A MERE 17 footsteps and you have passed it, the beautifully limestone clad building on the city’s Parliament Street which holds the key to the most successful period in Kilkenny’s history - the golden era from which so much invaluable information and objects have been saved. John Rothe Fitzpiers’ house (Rothe House) was part of what was called, “Ye Faire City” around when the Confederation of Kilkenny was held and when the city was considered the capital of the country.
And shortly, the iconic gated entrance to the first and second courtyards of Rothe House will be open to all as the shop moves from the front of the complex to the third house which will unclutter the huge amount of material in the current retail outlet which has outlived and outgrown its usefulness in its current role.
And it is this open space, the second courtyard that really allows you to breath in the Tudor element of Rothe House - Where you half expect to hear Polonius giving advising Laertes (Hamlet) or some other Shakespearian character like Shylock from The Merchant of Venice delivering his famous soliloquy on the quality of mercy.
Antlers dating back 10,000 years from a Great Irish deer (long extinct) are set high on the wall above the limestone fireplace dating to 1594 in the Phelan room and were found close to Swifts Heath, just outside the city where Dean Jonathon Swift pent his childhood while overhead in the Lanigan room is an incredible King post truss roof made without any metal screws or nails. There is the gay Hamlet wannabee here; the happy ghosts and intrigue and still talked about shafting of a kind person mixed in with manipulation by the Catholic church that no one likes talking about.
And it is true to say that much more is known about castles and monasteries and their occupants in Ireland than important traders, their families (of Tudor Ireland) and the huge impact these men of wealth and position had on the city. These sentiments were expressed by the great matriarchal figure of Kilkenny Archaeological Society (KAS) and Rothe House, Mrs Margaret P Phelan before she died. As always she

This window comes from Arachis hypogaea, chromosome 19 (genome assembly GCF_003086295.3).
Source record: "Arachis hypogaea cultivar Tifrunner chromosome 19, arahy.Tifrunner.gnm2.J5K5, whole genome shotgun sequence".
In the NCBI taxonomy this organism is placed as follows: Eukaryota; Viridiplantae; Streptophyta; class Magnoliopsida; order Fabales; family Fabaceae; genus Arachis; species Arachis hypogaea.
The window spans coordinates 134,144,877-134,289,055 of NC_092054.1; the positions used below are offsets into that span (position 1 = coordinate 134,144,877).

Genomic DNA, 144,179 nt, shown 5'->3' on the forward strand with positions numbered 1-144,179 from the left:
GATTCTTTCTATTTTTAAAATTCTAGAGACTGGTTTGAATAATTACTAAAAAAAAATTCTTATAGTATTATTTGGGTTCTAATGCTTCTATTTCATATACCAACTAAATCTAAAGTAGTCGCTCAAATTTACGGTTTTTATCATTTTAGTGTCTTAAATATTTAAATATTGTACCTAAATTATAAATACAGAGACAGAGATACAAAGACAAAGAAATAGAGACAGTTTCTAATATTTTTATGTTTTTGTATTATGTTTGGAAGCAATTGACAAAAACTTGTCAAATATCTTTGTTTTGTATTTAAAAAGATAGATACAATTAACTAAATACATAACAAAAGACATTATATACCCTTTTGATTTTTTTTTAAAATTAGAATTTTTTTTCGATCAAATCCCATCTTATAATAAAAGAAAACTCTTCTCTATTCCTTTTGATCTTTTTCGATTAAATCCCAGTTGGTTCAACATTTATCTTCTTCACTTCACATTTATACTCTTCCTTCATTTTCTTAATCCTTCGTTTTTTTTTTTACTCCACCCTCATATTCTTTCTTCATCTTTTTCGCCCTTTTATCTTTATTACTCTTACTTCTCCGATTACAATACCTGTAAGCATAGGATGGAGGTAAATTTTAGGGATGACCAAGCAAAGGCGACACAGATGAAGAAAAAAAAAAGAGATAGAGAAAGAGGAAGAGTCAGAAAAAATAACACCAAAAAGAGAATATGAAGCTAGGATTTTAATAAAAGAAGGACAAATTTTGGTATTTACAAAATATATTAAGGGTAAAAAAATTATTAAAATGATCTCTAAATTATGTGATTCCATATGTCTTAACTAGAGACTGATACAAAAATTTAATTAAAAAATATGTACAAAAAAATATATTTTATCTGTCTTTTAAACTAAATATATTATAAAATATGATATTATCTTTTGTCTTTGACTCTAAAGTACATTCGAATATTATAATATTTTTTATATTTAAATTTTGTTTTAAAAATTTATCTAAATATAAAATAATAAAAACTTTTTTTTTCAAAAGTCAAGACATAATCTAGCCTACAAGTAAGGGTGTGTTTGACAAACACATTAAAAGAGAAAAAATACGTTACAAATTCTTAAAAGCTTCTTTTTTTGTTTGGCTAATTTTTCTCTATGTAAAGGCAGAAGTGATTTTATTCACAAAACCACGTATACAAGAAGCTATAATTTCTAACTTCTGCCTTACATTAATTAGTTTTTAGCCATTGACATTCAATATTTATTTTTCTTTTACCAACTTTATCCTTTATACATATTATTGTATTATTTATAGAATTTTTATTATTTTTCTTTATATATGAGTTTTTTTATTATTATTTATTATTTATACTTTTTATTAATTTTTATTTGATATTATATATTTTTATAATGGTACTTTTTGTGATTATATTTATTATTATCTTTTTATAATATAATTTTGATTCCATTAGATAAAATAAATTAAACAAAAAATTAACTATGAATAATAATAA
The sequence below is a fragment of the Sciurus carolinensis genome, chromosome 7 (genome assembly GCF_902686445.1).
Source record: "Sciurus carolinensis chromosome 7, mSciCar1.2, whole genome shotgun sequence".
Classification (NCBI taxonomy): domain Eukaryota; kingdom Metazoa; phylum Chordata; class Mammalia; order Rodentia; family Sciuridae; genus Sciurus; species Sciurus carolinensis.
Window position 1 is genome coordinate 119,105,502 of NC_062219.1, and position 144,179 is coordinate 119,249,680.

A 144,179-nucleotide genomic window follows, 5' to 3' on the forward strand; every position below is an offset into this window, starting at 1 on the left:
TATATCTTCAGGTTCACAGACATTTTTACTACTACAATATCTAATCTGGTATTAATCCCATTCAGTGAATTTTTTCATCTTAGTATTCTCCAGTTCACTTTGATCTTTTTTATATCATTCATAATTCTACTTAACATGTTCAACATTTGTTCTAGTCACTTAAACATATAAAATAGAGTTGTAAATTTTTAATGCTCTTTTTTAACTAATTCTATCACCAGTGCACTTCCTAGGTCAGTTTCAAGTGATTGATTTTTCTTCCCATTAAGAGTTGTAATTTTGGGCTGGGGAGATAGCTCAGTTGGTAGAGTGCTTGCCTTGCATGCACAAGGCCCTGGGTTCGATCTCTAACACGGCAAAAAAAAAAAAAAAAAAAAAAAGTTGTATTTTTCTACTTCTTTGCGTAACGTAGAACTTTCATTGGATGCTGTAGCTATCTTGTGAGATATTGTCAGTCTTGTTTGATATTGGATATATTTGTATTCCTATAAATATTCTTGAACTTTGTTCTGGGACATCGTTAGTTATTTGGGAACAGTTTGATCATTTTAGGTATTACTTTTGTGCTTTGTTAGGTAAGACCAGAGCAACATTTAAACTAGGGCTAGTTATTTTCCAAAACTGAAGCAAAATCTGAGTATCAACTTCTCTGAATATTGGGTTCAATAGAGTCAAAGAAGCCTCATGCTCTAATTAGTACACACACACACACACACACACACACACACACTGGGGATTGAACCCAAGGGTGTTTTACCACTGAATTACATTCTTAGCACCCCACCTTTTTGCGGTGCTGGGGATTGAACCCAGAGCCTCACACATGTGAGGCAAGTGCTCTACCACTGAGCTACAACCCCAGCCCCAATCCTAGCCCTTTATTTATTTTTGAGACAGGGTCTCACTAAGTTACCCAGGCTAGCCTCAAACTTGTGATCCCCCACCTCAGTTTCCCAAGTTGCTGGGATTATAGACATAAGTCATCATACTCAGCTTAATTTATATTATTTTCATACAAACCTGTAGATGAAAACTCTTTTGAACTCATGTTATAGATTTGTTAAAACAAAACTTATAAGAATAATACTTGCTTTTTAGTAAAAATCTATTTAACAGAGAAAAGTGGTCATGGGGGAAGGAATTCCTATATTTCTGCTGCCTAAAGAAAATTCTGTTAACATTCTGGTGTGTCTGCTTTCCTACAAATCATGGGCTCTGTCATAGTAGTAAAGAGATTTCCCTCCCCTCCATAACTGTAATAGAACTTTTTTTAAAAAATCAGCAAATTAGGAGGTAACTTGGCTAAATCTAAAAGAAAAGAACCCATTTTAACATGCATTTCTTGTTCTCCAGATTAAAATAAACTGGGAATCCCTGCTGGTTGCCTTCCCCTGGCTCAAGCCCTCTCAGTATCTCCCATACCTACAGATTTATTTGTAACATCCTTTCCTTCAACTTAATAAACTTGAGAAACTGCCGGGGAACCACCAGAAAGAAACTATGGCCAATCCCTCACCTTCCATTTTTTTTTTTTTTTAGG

And it is Margaret and her far seeing contemporaries that we have to thank for a treasure that any other urban centre in Ireland would pay a king’s ransom to have.
Within the walls of the three houses are three courtyards, the garden, irreplaceable pieces of Kilkenny history in various displays and on the walls which have been bequeathed or gifted to KAS, by families who know the KAS will mind them, cherish them, put them on public display or make them available to researchers.
People of Kilkenny city and county have to reconnect with Rothe House and should to go in and see the most important repository of Kilkenny treasures anywhere, including Kilkenny Castle, the National Museum, anywhere.
And if it is to your eternal shame, that you have not explored it then there is hope. For the next month, the KAS are allowing anyone with a voucher form this week’s Kilkenny people in to the entire complex for 2 euro.
And it is important to record the names of those pioneers who set up Rothe house. The first committee of the KAS in 1945 was: Chairman: Dr. Martin Crotty, LLD., Joint Hon. Secretaries: Hubert Butler and Peter Brennan, Hon. Treasurer: W. G. Mahony, Committee: Adrian Bligh, Sylvester Bourke, Dr. P.J. Cassin, Rev. T.J. Clohosey, E. Dobbs, Dr. W.J. Phelan, Mrs M. Phelan, Miss May Sparks, Mrs Nancy Stopford and Dr. F. Walsh (Callan).
Another milestone came in 1962 when the house was jointly purchased with John Brennan, who already had a butcher’s shop in the front house and was a very popular figure. In 1966 the KAS opened the doors on their museum and later Brennan’s shop was added as the second house. It was purchased from Timothy O’Hanrahan who had already spent a fortune in restoring the house.